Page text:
Radiation therapy errors top ECRI's health tech hazards list for 2011

by Brendon Nafziger, DOTmed News Associate Editor | December 10, 2010
A nurse overwhelmed by the beeps and blips of patient monitors who ignores a critical alarm. An endoscope improperly cleaned that goes on to infect scores of patients. A software error that leads to a cancer patient receiving too much radiation.

These are among the 10 most urgent health technology hazards identified by the ECRI Institute in its annual report released last month.

Every year, the health care research nonprofit compiles a list of the most pressing medical technology troubles. These aren't necessarily the most common or even the most severe hazards, the group said. "Rather, it reflects our judgment about which risks should receive priority now," ECRI said in the report.
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This year, there was quite a bit of carryover from the previous year's list. About half of last year's items have returned, including CT radiation dose worries, the danger of improperly cleaned endoscopes and needlestick injuries, showing the tenacity of these problems -- and the publicity they often get.

Here, according to ECRI, are the top 10 health tech hazards for 2011:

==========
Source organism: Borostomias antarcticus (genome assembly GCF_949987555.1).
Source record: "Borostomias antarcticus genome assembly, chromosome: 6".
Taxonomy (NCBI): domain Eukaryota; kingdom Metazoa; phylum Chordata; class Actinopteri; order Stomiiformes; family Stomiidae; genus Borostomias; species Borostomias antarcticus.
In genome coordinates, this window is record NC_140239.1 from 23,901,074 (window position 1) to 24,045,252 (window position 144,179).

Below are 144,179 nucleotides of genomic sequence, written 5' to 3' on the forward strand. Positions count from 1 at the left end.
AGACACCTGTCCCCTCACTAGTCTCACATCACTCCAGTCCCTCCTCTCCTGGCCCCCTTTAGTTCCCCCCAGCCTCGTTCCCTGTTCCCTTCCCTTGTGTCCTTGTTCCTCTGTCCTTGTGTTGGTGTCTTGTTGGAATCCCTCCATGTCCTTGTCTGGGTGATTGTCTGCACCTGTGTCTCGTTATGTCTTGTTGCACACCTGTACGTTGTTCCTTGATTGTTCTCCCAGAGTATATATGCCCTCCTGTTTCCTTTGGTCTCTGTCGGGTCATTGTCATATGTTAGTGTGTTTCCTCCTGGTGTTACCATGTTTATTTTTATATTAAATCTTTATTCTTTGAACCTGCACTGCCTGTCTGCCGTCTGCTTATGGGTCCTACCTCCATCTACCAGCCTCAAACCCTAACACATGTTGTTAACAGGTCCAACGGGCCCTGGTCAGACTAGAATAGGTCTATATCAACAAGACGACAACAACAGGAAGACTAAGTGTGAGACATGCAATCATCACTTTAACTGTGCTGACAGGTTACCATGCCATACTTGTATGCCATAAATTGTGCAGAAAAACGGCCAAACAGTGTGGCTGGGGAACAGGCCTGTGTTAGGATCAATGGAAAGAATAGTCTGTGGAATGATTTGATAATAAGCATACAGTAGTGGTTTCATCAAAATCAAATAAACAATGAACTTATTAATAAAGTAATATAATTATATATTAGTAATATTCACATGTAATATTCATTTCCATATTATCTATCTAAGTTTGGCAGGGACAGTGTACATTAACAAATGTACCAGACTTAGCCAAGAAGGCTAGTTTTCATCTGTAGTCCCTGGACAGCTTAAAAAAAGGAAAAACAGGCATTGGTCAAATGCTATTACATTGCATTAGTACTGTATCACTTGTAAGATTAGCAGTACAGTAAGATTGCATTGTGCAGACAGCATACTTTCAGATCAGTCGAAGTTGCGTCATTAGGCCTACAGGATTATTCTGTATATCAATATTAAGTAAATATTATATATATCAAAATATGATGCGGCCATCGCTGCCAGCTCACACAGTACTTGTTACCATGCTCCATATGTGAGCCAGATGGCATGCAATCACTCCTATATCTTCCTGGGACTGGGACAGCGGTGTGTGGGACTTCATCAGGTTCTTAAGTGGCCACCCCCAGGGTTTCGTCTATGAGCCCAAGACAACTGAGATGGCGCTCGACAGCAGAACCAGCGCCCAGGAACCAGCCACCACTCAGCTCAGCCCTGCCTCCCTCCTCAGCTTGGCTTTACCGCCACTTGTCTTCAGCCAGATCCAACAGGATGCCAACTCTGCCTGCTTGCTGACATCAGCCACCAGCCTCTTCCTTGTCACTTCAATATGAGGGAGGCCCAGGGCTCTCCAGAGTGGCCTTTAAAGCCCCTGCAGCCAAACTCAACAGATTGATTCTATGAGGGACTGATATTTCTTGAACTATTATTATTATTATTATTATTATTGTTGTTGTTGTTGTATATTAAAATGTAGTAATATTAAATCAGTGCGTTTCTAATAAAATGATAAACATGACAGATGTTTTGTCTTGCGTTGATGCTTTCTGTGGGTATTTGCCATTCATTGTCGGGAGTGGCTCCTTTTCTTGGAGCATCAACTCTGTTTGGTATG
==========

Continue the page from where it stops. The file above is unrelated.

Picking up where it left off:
10. Defibrillator failures

External defibrillators save lives, but there's little room for mistakes during an emergency. The U.S. Food and Drug Administration said between 2005 and 2010, the agency received 28,000 adverse event reports for external defibrillators, including malfunctions, injuries and deaths. Oftentimes, the problems with the devices are preventable, such as having a depleted battery and not carrying a charged spare, ECRI said.

9. Surgical fires

ECRI says there are at least 600 surgical fires every year, making them as common as wrong-site surgeries. Some new mandates try to prevent fires: for instance, now, with few exceptions, doctors are told to avoid open delivery of 100 percent oxygen during head, face, neck and upper-chest surgery, ECRI said.

8. Sharps injuries

A toddler taken to a clinic for a skin rash now needs drug cocktails to prevent HIV because she was pricked by needles left on the floor, according to her family. This case, reported by CNN in October, shows that despite almost two decades of work and national legislation, needlestick and sharps injuries are still a huge problem for health care. There are roughly 384,000 such injuries each year, according to a recent Journal of the American College of Surgeons report, although the rate has been declining in nonsurgical settings.

7. Oversedation from PCA infusion pumps

While infusion pump errors are well-known and have inspired numerous FDA investigations, ECRI chose to focus on one particular pump problem this year: oversedation as a result of patient-controlled analgesic delivery. Programming errors on the pumps or patient sensitivity to opioids can lead to potentially deadly narcotic-induced respiratory depression, ECRI said. One concern is that until recently the incidence of PCA-induced problems was underreported, as these patients are often in low-acuity wards and not routinely monitored. For instance, ECRI says in a 2007 study respiratory depression was found in 41 percent of postoperative patients undergoing PCA treatments, much higher than the 1 to 2 percent prevalence mentioned in the literature.